The roundtable discussion was broken into two parts, the first focusing on the challenges and frontiers of data clustering, and the second on the interplay between the UCD4IDS and the Center for Data science and Artificial intelligence Research (CeDAR), of which the speaker is the director.
The first question is what are the frontiers of clustering and dimensionality reduction. The speaker identified one of the foremost challenges as the introduction of additional constraints in dimensionality reduction. For example, in biology, being able to visualize data while retaining tree-like structure and clusters is important. At present, there are no algorithms that address this problem effectively. Another major area that he touched on during his talk was semi-supervised clustering, both from a theoretical as well as a practical perspective. A more fundamental problem in clustering is establishing the number of clusters k. The speaker identified an “elbow criterion” as a general method, which looks for when some measure of goodness of fit stops increasing rapidly as a function of number of clusters. Another fundamental problem is the lack of a technical definition of what a cluster actually is. This means that while the speaker was able to get precise results for several motivating examples, it is nearly impossible to prove for completely arbitrary clustering problems.
An attendee asked the speaker to comment on the Louvain algorithm for community detection, but it became clear that while there is some overlap in subject matter between clustering and community detection, the preferred algorithms can differ quite significantly, as the speaker was not aware of the specifics of the algorithm. This calls for a community detection study.
Attendees then had more questions on results from the talk. The speaker gave an example of clustering MRI data to identify Alzheimer’s; while he and his collaborator had a decent algorithm that sometimes worked, there were too many nebulous cases for him to call it solved. He identified part of the problem as the difficulty of establishing the ground truth, as it can be difficult to establish if patients actually had Alzheimer's until after they have died.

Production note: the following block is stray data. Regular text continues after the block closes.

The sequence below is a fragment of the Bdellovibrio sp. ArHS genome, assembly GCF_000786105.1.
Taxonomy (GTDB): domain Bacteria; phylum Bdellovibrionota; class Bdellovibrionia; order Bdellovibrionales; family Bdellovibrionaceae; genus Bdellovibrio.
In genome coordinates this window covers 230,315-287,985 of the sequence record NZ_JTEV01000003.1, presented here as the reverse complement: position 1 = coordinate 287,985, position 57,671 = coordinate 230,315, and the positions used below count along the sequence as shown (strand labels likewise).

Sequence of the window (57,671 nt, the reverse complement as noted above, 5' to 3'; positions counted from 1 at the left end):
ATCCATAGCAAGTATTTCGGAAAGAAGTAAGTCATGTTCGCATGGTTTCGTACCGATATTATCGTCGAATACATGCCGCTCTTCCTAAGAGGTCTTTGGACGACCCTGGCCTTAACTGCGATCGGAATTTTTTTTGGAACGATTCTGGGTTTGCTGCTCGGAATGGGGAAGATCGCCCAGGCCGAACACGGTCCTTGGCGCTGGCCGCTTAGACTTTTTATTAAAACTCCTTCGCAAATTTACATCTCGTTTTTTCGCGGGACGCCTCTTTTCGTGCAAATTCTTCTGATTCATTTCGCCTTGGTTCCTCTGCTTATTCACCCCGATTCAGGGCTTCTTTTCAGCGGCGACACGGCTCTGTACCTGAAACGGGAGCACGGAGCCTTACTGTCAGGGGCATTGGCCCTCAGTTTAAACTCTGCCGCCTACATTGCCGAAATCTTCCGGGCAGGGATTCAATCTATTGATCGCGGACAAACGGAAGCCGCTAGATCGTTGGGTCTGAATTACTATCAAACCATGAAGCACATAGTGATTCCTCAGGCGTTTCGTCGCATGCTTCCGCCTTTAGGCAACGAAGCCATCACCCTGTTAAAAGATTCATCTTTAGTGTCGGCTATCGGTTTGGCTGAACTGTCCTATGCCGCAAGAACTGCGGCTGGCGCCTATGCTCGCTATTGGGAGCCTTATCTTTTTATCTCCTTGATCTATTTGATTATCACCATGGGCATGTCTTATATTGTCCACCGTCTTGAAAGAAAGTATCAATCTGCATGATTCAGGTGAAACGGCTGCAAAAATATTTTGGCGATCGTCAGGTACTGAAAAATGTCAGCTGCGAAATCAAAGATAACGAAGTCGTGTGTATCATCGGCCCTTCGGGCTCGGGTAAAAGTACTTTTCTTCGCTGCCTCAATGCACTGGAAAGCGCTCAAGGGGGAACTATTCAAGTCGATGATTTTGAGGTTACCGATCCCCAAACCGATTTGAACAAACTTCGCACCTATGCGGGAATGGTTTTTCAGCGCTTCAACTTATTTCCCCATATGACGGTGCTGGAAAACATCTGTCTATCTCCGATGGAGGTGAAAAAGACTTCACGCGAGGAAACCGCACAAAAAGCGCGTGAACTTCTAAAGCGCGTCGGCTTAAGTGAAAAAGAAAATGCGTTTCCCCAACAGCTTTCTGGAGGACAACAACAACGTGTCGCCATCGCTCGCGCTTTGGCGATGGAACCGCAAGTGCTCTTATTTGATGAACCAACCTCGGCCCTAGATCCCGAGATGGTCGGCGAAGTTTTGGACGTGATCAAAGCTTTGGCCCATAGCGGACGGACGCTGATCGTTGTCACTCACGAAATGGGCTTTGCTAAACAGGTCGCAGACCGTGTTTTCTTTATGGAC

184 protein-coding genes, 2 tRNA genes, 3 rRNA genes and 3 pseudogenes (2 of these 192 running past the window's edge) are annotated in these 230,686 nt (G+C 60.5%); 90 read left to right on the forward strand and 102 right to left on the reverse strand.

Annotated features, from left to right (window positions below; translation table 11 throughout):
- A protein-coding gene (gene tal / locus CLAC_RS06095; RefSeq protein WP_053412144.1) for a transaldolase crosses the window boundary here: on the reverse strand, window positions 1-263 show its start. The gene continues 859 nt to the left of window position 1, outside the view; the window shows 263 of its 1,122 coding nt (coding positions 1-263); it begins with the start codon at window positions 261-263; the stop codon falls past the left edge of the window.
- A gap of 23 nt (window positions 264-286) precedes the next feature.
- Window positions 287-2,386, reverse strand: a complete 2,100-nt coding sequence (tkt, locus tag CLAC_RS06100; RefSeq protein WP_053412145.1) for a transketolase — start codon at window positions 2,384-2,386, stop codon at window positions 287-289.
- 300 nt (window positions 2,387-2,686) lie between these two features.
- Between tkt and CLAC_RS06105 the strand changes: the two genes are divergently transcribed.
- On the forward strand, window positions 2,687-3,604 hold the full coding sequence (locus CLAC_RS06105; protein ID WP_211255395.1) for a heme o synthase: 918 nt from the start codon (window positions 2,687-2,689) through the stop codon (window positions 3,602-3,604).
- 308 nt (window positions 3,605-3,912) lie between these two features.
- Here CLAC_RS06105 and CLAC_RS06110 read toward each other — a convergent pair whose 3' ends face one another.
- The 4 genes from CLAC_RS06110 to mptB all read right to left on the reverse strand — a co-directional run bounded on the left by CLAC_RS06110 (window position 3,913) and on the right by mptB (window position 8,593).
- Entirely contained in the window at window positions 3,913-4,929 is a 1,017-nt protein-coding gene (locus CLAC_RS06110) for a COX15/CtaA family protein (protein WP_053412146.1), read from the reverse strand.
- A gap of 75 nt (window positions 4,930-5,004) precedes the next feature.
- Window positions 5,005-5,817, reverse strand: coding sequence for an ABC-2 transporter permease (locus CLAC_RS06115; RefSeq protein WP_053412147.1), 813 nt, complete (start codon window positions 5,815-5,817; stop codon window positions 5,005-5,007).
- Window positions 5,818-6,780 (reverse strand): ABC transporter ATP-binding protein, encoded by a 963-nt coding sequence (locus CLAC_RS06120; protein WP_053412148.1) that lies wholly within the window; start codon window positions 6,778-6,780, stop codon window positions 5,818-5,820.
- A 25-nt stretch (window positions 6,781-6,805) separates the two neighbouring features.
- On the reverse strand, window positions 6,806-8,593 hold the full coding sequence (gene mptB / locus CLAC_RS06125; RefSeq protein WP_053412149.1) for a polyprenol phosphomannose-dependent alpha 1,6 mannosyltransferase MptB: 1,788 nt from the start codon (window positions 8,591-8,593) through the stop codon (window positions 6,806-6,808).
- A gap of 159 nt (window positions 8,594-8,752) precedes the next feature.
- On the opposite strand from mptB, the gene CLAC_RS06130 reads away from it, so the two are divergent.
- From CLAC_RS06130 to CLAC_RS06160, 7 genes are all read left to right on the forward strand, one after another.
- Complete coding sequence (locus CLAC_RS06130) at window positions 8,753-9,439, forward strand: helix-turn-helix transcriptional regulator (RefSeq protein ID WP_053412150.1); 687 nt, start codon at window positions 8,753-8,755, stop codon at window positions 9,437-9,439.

The host was interested in clusters that have overlaps, and the state of algorithms which provide simultaneous memberships in more than one cluster for each data point. The speaker noted that spectral clustering methods have this built in to some degree, since (for example) the Fiedler vector’s value can be interpreted in this way. The speaker was somewhat skeptical that something precise could be said in this direction.
Our second topic was the relationship between CeDAR and UCD4IDS. There are 10 members who participate in both, and more who do so unofficially. In some respects, CeDAR is aiming to be the long term (past the 6 potential years of UCD4IDS) base for the community and has a wider scope including application domain experts, while UCD4IDS focuses on the fundamentals of data science in CS, ECE, Math, and Stat. The directors of both activities do not want to duplicate their effort, and will closely collaborate, e.g., by organizing quarterly colloquia and weekly roundtable discussions jointly, and setting up a research theme for each quarter (e.g., data science in health sciences in Winter 2020).
There was an attendee who wanted to get a definite notion of data science from both groups, as it has been treated as a somewhat nebulous term that overlaps with already existing departments such as CS and Statistics. The speaker identified the coupling of computer science, mathematics, statistics, and domain expertise, all in the same project, as a key feature separating data science. While any one of these can be found in their respective departments, having centers/institutes to foster collaboration across disciplines is essential. A center also facilitates a degree program which can uniquely prepare students for such work, and facilitates the possibility of industry projects.
[Scribe: David Weber (GGAM)]